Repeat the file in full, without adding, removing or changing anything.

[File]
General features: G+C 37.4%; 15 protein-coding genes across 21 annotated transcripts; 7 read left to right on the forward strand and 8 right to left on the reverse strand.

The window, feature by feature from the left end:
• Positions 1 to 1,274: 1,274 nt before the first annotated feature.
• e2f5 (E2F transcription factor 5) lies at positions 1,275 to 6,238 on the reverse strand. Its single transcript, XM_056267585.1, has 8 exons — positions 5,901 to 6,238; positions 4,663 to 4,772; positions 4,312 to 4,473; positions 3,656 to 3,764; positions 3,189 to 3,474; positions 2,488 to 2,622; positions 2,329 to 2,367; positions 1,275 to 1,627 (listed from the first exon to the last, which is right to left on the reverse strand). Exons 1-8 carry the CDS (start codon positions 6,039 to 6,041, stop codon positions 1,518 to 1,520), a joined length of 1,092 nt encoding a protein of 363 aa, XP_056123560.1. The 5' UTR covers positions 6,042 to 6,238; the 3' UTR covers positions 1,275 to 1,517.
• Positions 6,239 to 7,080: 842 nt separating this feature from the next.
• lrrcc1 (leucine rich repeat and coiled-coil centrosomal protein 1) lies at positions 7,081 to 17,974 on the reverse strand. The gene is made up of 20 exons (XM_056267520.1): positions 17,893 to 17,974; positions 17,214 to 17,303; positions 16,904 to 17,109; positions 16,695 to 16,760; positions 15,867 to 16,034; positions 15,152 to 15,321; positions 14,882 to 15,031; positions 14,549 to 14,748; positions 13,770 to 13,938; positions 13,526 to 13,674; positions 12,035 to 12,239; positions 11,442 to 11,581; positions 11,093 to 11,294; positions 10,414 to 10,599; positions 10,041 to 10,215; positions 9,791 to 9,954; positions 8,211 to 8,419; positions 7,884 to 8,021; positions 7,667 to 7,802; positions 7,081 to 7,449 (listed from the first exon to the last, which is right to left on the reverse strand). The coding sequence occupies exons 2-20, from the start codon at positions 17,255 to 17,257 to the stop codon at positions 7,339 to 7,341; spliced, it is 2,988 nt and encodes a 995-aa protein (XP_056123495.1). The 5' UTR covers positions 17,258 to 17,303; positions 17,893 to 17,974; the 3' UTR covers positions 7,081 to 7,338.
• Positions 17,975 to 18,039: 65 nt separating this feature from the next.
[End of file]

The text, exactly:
General features: G+C 37.4%; 15 protein-coding genes across 21 annotated transcripts; 7 read left to right on the forward strand and 8 right to left on the reverse strand.

The window, feature by feature from the left end:
• Positions 1 to 1,274: 1,274 nt before the first annotated feature.
• e2f5 (E2F transcription factor 5) lies at positions 1,275 to 6,238 on the reverse strand. Its single transcript, XM_056267585.1, has 8 exons — positions 5,901 to 6,238; positions 4,663 to 4,772; positions 4,312 to 4,473; positions 3,656 to 3,764; positions 3,189 to 3,474; positions 2,488 to 2,622; positions 2,329 to 2,367; positions 1,275 to 1,627 (listed from the first exon to the last, which is right to left on the reverse strand). Exons 1-8 carry the CDS (start codon positions 6,039 to 6,041, stop codon positions 1,518 to 1,520), a joined length of 1,092 nt encoding a protein of 363 aa, XP_056123560.1. The 5' UTR covers positions 6,042 to 6,238; the 3' UTR covers positions 1,275 to 1,517.
• Positions 6,239 to 7,080: 842 nt separating this feature from the next.
• lrrcc1 (leucine rich repeat and coiled-coil centrosomal protein 1) lies at positions 7,081 to 17,974 on the reverse strand. The gene is made up of 20 exons (XM_056267520.1): positions 17,893 to 17,974; positions 17,214 to 17,303; positions 16,904 to 17,109; positions 16,695 to 16,760; positions 15,867 to 16,034; positions 15,152 to 15,321; positions 14,882 to 15,031; positions 14,549 to 14,748; positions 13,770 to 13,938; positions 13,526 to 13,674; positions 12,035 to 12,239; positions 11,442 to 11,581; positions 11,093 to 11,294; positions 10,414 to 10,599; positions 10,041 to 10,215; positions 9,791 to 9,954; positions 8,211 to 8,419; positions 7,884 to 8,021; positions 7,667 to 7,802; positions 7,081 to 7,449 (listed from the first exon to the last, which is right to left on the reverse strand). The coding sequence occupies exons 2-20, from the start codon at positions 17,255 to 17,257 to the stop codon at positions 7,339 to 7,341; spliced, it is 2,988 nt and encodes a 995-aa protein (XP_056123495.1). The 5' UTR covers positions 17,258 to 17,303; positions 17,893 to 17,974; the 3' UTR covers positions 7,081 to 7,338.
• Positions 17,975 to 18,039: 65 nt separating this feature from the next.